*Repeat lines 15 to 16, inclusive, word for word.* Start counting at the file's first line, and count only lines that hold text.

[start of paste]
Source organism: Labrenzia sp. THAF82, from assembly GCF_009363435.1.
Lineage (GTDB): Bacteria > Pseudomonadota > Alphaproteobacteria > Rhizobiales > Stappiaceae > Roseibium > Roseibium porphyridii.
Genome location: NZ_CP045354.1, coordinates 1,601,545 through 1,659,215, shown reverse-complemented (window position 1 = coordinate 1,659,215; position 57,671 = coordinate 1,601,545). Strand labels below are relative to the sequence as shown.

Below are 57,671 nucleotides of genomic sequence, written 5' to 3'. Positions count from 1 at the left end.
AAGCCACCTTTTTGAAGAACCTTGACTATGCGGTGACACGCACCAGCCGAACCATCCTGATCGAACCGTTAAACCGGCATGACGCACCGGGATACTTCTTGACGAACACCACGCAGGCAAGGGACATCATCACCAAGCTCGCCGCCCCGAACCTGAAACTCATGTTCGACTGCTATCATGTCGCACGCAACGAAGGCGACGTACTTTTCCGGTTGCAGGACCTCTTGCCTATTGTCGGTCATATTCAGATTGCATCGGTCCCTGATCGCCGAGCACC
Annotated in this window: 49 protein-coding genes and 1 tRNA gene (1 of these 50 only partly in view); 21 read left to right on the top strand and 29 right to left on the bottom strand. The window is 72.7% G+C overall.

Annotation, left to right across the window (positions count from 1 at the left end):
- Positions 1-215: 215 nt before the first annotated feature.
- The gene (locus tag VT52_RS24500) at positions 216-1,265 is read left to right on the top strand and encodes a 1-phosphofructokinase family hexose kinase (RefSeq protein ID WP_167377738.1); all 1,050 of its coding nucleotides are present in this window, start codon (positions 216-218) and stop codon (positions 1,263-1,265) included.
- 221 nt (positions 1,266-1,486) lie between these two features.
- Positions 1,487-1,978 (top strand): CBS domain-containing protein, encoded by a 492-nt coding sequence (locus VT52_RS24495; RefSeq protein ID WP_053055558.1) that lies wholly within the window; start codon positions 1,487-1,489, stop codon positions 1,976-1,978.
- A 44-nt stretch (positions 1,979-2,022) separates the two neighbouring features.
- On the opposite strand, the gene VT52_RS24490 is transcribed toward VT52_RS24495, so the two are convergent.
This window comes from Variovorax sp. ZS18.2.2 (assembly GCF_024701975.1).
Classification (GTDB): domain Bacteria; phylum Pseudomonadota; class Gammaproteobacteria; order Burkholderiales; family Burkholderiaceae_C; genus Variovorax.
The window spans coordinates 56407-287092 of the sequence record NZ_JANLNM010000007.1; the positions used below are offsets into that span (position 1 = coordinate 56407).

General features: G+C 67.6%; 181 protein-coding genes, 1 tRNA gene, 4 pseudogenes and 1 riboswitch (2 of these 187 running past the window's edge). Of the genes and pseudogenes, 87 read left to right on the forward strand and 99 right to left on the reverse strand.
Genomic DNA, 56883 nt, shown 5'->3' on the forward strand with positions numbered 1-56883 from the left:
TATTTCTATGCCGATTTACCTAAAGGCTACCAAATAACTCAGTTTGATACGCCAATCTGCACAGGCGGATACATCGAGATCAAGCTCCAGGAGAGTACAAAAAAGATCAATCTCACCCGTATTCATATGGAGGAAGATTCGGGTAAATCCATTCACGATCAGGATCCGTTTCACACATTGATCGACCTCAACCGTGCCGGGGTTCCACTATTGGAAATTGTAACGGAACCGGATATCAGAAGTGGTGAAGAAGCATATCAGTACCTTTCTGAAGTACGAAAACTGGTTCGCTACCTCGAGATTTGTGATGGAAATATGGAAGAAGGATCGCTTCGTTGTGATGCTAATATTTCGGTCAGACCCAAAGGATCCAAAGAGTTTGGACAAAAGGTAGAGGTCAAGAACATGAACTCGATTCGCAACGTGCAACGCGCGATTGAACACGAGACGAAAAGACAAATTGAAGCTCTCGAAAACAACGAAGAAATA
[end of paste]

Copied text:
Classification (GTDB): domain Bacteria; phylum Pseudomonadota; class Gammaproteobacteria; order Burkholderiales; family Burkholderiaceae_C; genus Variovorax.
The window spans coordinates 56407-287092 of the sequence record NZ_JANLNM010000007.1; the positions used below are offsets into that span (position 1 = coordinate 56407).